However good the plan, Nixon encountered setbacks at every turn on every front. Vietnamization failed its major test in early 1971 when the cream of the Saigon government forces entered Laos and were routed by Hanoi’s troops. Negotiations proved agonizingly slow and Hanoi’s delegation maddeningly stubborn. A string of concessions by Nixon culminating in a commitment to withdraw U.S. troops from South Vietnam while acquiescing in the continued presence of Hanoi’s forces failed to win counter concessions. In fact, Hanoi insisted Nixon still had to abandon his Saigon “puppets.” On the battlefield U.S. forces threw their best punches — the bombing and then the invasion of enemy sanctuaries in Cambodia (1969 and 1970) and the bombing of North Vietnam (spring 1972) — all to no apparent avail. The home front was far from calm. Nixon suffered through a major round of demonstrations at the end of his first year in office and then another even more turbulent outburst following his Cambodia decision the following spring. In 1971 demonstrators once again took to the streets, now led by veterans talking of a war of atrocities.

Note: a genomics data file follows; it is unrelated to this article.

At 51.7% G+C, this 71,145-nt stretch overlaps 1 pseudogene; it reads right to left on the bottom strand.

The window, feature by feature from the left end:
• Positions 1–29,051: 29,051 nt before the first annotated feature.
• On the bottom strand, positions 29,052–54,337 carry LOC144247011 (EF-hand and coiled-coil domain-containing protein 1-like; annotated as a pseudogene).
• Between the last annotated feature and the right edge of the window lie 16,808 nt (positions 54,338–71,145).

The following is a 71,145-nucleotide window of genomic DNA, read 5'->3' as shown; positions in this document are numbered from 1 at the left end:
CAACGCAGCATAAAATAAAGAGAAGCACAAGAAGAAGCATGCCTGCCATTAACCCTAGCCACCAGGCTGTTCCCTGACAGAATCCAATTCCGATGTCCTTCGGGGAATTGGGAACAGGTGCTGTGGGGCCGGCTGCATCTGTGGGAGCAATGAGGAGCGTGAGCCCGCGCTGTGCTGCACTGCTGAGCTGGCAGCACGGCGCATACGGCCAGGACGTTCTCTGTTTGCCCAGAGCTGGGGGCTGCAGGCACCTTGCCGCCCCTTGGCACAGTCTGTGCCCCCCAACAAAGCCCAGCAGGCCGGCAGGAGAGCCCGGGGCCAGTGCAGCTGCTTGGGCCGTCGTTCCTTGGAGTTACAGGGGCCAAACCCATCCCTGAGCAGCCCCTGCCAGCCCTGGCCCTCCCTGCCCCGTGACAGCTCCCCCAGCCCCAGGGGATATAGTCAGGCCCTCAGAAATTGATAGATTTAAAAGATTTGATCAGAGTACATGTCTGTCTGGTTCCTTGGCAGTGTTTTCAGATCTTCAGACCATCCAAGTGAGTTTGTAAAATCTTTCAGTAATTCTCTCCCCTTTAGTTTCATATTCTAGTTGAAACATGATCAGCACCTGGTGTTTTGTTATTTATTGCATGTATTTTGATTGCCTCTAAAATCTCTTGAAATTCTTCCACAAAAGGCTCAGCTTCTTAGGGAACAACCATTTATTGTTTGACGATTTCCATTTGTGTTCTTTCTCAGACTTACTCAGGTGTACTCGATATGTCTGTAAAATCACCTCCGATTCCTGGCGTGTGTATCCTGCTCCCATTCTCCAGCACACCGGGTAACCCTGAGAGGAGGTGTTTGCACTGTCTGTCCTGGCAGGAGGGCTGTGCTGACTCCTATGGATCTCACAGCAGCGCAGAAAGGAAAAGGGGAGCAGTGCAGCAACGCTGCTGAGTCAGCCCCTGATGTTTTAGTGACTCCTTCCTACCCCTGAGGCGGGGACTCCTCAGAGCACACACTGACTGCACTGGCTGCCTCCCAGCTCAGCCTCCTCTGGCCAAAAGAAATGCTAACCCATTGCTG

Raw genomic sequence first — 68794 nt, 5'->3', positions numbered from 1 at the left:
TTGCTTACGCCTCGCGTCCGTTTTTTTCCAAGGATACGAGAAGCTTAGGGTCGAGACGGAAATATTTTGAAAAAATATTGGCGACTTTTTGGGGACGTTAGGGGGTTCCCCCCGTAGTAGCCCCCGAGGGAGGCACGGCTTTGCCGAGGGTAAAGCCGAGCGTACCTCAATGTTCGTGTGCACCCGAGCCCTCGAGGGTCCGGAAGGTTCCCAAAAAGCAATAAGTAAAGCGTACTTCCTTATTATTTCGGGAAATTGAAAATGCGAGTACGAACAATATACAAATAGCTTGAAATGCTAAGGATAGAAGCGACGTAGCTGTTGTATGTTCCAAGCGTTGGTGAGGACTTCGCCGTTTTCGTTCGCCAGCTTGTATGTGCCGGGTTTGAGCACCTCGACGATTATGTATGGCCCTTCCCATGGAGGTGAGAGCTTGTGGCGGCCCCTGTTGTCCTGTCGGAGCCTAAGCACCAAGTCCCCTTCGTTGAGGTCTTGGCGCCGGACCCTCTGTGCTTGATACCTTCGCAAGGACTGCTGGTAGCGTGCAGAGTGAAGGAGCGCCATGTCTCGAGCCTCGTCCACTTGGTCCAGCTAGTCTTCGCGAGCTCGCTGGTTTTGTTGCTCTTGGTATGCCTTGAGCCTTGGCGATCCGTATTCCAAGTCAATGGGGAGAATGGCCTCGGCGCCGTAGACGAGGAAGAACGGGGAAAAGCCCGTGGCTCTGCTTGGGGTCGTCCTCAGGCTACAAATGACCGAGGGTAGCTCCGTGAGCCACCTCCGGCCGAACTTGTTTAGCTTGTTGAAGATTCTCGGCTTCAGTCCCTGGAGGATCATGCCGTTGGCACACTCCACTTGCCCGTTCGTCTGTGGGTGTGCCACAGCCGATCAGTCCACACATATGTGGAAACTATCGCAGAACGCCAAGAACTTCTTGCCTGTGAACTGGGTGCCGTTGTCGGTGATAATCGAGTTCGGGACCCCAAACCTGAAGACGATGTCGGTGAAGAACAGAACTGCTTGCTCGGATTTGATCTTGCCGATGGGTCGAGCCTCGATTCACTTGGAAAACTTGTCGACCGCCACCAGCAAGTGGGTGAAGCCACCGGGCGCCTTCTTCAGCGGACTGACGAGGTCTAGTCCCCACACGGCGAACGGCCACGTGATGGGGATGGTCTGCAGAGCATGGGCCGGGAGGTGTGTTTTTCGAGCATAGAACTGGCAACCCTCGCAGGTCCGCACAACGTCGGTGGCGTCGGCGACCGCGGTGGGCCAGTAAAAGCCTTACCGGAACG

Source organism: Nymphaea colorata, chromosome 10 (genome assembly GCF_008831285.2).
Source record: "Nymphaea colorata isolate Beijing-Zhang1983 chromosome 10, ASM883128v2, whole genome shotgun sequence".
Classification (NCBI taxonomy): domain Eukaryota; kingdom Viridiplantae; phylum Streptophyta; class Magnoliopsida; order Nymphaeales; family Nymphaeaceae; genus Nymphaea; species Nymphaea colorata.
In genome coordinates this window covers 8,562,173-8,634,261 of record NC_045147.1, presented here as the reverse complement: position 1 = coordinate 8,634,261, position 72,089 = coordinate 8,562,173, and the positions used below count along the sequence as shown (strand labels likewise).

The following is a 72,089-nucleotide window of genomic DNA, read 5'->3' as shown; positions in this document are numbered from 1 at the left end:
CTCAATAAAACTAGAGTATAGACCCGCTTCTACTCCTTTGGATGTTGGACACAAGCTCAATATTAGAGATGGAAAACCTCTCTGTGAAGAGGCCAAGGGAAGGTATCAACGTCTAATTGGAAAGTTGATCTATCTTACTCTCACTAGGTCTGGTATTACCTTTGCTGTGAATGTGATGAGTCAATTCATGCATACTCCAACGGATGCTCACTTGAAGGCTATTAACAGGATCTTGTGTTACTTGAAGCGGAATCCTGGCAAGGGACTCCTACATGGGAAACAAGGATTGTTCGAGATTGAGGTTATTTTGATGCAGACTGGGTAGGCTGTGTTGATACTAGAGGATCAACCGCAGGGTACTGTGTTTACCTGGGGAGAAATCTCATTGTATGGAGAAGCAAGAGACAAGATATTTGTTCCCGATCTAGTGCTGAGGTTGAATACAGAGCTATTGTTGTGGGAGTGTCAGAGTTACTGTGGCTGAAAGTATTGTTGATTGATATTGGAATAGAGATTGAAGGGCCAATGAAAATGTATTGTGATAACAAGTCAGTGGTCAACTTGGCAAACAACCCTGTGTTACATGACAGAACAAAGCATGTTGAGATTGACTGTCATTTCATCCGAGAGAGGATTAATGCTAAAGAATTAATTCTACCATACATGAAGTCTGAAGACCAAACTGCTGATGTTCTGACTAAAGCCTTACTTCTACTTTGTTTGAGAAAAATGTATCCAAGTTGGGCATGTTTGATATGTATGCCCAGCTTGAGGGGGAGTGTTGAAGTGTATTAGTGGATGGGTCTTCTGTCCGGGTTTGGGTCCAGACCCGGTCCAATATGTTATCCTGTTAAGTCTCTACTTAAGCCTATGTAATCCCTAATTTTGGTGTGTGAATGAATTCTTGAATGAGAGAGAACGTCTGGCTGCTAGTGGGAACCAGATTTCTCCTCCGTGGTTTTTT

Finally in October 1972 peace seemed in grasp when Hanoi finally agreed to accept the Thieu regime as part of the postwar peace process. But Nixon found his client denying him closure. No matter how much pressure Washington applied, the South Vietnamese president refused to accept Hanoi’s troops in the south. Putting on his madman mask, Nixon sent his bombers against Hanoi hoping either to get better terms or to demonstrate his toughness. The bombing was to no avail; Nixon quickly settled for peace terms essentially the same as those in October.